No scrutiny, no build-up, no parliamentary vote, not even a softening-up exercise. Britain is now involved in yet another military conflict in a Muslim land, or so we have been informed. British aircraft are flying to Mali while France bombs the country, arguing that Islamist militia must be driven back to save Europe from the creation of a “terrorist state”. Amnesty International and West Africa experts warned of the potential disaster of foreign military intervention; the bombs raining on the Malian towns of Konna, Léré and Douentza suggest they have been definitively ignored.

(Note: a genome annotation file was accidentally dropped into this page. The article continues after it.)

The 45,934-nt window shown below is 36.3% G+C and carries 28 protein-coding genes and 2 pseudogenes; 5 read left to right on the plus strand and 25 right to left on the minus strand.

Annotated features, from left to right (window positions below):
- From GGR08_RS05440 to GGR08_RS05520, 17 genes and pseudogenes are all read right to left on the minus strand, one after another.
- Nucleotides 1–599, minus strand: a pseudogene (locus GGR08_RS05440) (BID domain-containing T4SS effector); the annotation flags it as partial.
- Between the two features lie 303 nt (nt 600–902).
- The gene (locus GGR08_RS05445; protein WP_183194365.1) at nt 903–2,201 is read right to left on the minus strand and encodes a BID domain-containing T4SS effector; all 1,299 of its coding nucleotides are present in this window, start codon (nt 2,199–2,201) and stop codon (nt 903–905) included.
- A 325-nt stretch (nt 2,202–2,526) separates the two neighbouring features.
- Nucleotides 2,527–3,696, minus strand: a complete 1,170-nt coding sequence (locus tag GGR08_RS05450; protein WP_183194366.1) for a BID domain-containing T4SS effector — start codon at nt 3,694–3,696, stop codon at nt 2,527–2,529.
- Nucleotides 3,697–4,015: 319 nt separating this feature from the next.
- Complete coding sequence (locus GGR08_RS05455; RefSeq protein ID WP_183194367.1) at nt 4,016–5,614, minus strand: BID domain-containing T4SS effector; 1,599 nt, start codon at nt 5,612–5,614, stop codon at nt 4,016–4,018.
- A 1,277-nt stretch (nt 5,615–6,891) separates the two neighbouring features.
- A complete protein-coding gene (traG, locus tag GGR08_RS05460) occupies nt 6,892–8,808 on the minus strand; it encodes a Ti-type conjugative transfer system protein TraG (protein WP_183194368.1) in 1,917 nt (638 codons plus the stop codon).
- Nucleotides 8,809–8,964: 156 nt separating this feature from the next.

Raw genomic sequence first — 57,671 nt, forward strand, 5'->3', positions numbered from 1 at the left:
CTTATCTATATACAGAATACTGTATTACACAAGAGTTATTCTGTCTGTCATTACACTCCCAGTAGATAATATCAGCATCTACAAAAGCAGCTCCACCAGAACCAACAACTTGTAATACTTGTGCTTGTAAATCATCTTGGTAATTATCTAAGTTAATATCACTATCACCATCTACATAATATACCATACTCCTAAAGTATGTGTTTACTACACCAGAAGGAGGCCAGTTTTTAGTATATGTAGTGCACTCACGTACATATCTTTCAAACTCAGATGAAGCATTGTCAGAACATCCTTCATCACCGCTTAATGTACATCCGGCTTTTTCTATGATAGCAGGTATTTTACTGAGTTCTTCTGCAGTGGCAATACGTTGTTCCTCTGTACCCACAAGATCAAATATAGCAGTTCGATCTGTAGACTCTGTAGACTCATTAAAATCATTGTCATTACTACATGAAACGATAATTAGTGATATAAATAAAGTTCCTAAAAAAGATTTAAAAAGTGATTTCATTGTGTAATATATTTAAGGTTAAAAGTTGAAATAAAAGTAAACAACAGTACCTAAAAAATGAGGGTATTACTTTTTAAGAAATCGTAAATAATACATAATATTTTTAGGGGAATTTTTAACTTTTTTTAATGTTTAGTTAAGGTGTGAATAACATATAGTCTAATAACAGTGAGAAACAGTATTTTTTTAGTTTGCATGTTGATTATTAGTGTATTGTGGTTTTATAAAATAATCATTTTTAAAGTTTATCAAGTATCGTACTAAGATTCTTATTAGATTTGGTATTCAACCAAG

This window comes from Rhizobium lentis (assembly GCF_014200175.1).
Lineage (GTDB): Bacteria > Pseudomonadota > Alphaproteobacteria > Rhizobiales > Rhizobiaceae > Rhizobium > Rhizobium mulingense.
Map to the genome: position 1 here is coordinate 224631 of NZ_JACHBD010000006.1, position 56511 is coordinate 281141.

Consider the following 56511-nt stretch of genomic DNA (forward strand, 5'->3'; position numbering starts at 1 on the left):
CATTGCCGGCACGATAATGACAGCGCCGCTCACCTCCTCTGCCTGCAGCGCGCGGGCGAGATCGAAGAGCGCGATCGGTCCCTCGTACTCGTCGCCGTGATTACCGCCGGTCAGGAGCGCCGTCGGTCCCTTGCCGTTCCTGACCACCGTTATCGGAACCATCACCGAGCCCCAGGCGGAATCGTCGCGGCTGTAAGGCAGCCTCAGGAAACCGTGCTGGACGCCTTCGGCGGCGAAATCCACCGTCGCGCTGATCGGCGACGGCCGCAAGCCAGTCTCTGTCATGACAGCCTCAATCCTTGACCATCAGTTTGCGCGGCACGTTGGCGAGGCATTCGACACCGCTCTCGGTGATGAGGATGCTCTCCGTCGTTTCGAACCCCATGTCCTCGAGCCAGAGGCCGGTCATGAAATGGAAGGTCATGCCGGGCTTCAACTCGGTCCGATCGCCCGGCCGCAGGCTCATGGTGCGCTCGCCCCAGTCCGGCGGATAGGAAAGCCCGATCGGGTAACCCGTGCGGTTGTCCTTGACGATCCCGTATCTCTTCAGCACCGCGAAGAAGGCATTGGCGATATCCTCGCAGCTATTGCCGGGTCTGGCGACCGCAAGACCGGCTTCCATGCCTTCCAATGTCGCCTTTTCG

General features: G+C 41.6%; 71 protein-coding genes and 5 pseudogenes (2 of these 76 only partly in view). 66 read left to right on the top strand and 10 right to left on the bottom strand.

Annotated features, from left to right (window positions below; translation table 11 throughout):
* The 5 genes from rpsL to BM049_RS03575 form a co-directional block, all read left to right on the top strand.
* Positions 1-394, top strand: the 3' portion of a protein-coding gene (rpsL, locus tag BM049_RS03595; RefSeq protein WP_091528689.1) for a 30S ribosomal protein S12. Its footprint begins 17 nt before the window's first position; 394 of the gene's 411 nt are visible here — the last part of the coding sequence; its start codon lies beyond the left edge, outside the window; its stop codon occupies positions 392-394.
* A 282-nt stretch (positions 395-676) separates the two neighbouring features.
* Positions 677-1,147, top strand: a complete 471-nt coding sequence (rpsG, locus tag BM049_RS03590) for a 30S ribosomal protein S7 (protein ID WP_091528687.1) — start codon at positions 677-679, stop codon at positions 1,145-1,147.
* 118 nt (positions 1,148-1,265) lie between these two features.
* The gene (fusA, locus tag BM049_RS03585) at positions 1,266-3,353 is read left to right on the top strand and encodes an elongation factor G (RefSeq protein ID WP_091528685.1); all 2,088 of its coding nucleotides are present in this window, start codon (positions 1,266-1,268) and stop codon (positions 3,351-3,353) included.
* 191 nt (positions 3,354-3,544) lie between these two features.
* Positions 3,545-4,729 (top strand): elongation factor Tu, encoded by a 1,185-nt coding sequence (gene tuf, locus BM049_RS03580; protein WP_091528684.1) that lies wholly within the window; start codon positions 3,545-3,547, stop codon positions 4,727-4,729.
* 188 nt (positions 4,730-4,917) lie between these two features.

Mali’s current agony has only just emerged in our headlines, but the roots go back generations. Like the other Western colonial powers that invaded and conquered Africa from the 19th century onwards, France used tactics of divide-and-rule in Mali, leading to entrenched bitterness between the nomadic Tuareg people – the base of the current revolt – and other communities in Mali.